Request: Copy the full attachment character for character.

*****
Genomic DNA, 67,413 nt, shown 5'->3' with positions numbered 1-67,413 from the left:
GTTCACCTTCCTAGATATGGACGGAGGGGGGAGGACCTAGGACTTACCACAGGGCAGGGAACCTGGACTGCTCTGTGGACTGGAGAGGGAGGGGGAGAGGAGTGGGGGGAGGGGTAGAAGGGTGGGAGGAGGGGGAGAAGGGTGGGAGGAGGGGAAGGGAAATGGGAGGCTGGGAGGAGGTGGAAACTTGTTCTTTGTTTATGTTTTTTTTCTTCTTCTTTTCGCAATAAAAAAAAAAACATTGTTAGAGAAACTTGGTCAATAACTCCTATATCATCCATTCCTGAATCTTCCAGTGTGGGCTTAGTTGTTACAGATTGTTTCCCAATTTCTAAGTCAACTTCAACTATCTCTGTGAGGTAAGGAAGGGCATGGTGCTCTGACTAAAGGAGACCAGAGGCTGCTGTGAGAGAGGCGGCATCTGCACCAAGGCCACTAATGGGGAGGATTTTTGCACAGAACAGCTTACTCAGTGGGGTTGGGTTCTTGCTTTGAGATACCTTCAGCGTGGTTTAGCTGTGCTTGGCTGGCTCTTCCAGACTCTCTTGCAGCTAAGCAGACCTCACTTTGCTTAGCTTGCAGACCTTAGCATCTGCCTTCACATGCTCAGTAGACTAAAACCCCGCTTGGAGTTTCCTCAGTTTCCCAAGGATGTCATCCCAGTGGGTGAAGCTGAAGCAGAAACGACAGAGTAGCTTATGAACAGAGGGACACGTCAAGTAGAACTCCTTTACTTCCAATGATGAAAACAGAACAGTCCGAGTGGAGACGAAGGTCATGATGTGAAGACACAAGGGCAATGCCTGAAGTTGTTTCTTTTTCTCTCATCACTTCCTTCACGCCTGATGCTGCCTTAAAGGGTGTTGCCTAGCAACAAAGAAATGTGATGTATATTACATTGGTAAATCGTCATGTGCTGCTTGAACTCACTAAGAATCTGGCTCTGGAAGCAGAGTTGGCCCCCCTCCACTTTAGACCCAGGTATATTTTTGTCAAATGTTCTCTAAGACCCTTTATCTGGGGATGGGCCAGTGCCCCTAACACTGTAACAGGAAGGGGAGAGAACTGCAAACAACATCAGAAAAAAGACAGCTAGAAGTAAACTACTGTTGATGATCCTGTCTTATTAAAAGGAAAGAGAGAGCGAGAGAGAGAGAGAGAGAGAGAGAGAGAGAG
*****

Genomic DNA, 67,413 nt, shown 5'->3' with positions numbered 1-67,413 from the left:
GTTCACCTTCCTAGATATGGACGGAGGGGGGAGGACCTAGGACTTACCACAGGGCAGGGAACCTGGACTGCTCTGTGGACTGGAGAGGGAGGGGGAGAGGAGTGGGGGGAGGGGTAGAAGGGTGGGAGGAGGGGGAGAAGGGTGGGAGGAGGGGAAGGGAAATGGGAGGCTGGGAGGAGGTGGAAACTTGTTCTTTGTTTATGTTTTTTTTCTTCTTCTTTTCGCAATAAAAAAAAAAACATTGTTAGAGAAACTTGGTCAATAACTCCTATATCATCCATTCCTGAATCTTCCAGTGTGGGCTTAGTTGTTACAGATTGTTTCCCAATTTCTAAGTCAACTTCAACTATCTCTGTGAGGTAAGGAAGGGCATGGTGCTCTGACTAAAGGAGACCAGAGGCTGCTGTGAGAGAGGCGGCATCTGCACCAAGGCCACTAATGGGGAGGATTTTTGCACAGAACAGCTTACTCAGTGGGGTTGGGTTCTTGCTTTGAGATACCTTCAGCGTGGTTTAGCTGTGCTTGGCTGGCTCTTCCAGACTCTCTTGCAGCTAAGCAGACCTCACTTTGCTTAGCTTGCAGACCTTAGCATCTGCCTTCACATGCTCAGTAGACTAAAACCCCGCTTGGAGTTTCCTCAGTTTCCCAAGGATGTCATCCCAGTGGGTGAAGCTGAAGCAGAAACGACAGAGTAGCTTATGAACAGAGGGACACGTCAAGTAGAACTCCTTTACTTCCAATGATGAAAACAGAACAGTCCGAGTGGAGACGAAGGTCATGATGTGAAGACACAAGGGCAATGCCTGAAGTTGTTTCTTTTTCTCTCATCACTTCCTTCACGCCTGATGCTGCCTTAAAGGGTGTTGCCTAGCAACAAAGAAATGTGATGTATATTACATTGGTAAATCGTCATGTGCTGCTTGAACTCACTAAGAATCTGGCTCTGGAAGCAGAGTTGGCCCCCCTCCACTTTAGACCCAGGTATATTTTTGTCAAATGTTCTCTAAGACCCTTTATCTGGGGATGGGCCAGTGCCCCTAACACTGTAACAGGAAGGGGAGAGAACTGCAAACAACATCAGAAAAAAGACAGCTAGAAGTAAACTACTGTTGATGATCCTGTCTTATTAAAAGGAAAGAGAGAGCGAGAGAGAGAGAGAGAGAGAGAGAGAGAGAG